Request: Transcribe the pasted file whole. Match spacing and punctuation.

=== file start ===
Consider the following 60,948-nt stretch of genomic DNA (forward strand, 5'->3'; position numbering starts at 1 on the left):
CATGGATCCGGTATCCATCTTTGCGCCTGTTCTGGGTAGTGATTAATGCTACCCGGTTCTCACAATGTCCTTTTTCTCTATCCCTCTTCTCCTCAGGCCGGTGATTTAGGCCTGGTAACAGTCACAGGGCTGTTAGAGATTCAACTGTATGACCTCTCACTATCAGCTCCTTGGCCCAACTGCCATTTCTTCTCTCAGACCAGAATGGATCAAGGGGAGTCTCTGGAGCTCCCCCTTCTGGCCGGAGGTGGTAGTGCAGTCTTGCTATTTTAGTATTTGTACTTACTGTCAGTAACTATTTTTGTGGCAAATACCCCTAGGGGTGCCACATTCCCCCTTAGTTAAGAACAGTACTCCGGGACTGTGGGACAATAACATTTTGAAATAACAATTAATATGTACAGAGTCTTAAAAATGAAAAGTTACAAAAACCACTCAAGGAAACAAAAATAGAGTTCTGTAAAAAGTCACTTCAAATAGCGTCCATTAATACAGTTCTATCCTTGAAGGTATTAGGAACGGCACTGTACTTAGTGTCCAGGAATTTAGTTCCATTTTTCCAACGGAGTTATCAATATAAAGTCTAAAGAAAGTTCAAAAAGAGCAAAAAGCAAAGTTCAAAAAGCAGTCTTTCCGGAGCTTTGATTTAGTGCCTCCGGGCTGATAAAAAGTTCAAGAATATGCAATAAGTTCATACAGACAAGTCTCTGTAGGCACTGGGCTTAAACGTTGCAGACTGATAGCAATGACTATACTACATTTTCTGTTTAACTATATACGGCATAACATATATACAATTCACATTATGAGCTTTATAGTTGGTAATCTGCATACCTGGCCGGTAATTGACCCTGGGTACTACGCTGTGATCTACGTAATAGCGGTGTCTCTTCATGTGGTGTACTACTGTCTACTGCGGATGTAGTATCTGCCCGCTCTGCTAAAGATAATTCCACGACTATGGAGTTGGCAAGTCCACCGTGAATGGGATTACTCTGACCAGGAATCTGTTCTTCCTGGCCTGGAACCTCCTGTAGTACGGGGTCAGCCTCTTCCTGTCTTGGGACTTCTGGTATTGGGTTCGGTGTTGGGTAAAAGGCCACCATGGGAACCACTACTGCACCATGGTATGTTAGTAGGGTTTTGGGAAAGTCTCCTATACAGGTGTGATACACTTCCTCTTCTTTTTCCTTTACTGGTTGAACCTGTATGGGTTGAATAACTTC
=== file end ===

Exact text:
Consider the following 60,948-nt stretch of genomic DNA (forward strand, 5'->3'; position numbering starts at 1 on the left):
CATGGATCCGGTATCCATCTTTGCGCCTGTTCTGGGTAGTGATTAATGCTACCCGGTTCTCACAATGTCCTTTTTCTCTATCCCTCTTCTCCTCAGGCCGGTGATTTAGGCCTGGTAACAGTCACAGGGCTGTTAGAGATTCAACTGTATGACCTCTCACTATCAGCTCCTTGGCCCAACTGCCATTTCTTCTCTCAGACCAGAATGGATCAAGGGGAGTCTCTGGAGCTCCCCCTTCTGGCCGGAGGTGGTAGTGCAGTCTTGCTATTTTAGTATTTGTACTTACTGTCAGTAACTATTTTTGTGGCAAATACCCCTAGGGGTGCCACATTCCCCCTTAGTTAAGAACAGTACTCCGGGACTGTGGGACAATAACATTTTGAAATAACAATTAATATGTACAGAGTCTTAAAAATGAAAAGTTACAAAAACCACTCAAGGAAACAAAAATAGAGTTCTGTAAAAAGTCACTTCAAATAGCGTCCATTAATACAGTTCTATCCTTGAAGGTATTAGGAACGGCACTGTACTTAGTGTCCAGGAATTTAGTTCCATTTTTCCAACGGAGTTATCAATATAAAGTCTAAAGAAAGTTCAAAAAGAGCAAAAAGCAAAGTTCAAAAAGCAGTCTTTCCGGAGCTTTGATTTAGTGCCTCCGGGCTGATAAAAAGTTCAAGAATATGCAATAAGTTCATACAGACAAGTCTCTGTAGGCACTGGGCTTAAACGTTGCAGACTGATAGCAATGACTATACTACATTTTCTGTTTAACTATATACGGCATAACATATATACAATTCACATTATGAGCTTTATAGTTGGTAATCTGCATACCTGGCCGGTAATTGACCCTGGGTACTACGCTGTGATCTACGTAATAGCGGTGTCTCTTCATGTGGTGTACTACTGTCTACTGCGGATGTAGTATCTGCCCGCTCTGCTAAAGATAATTCCACGACTATGGAGTTGGCAAGTCCACCGTGAATGGGATTACTCTGACCAGGAATCTGTTCTTCCTGGCCTGGAACCTCCTGTAGTACGGGGTCAGCCTCTTCCTGTCTTGGGACTTCTGGTATTGGGTTCGGTGTTGGGTAAAAGGCCACCATGGGAACCACTACTGCACCATGGTATGTTAGTAGGGTTTTGGGAAAGTCTCCTATACAGGTGTGATACACTTCCTCTTCTTTTTCCTTTACTGGTTGAACCTGTATGGGTTGAATAACTTC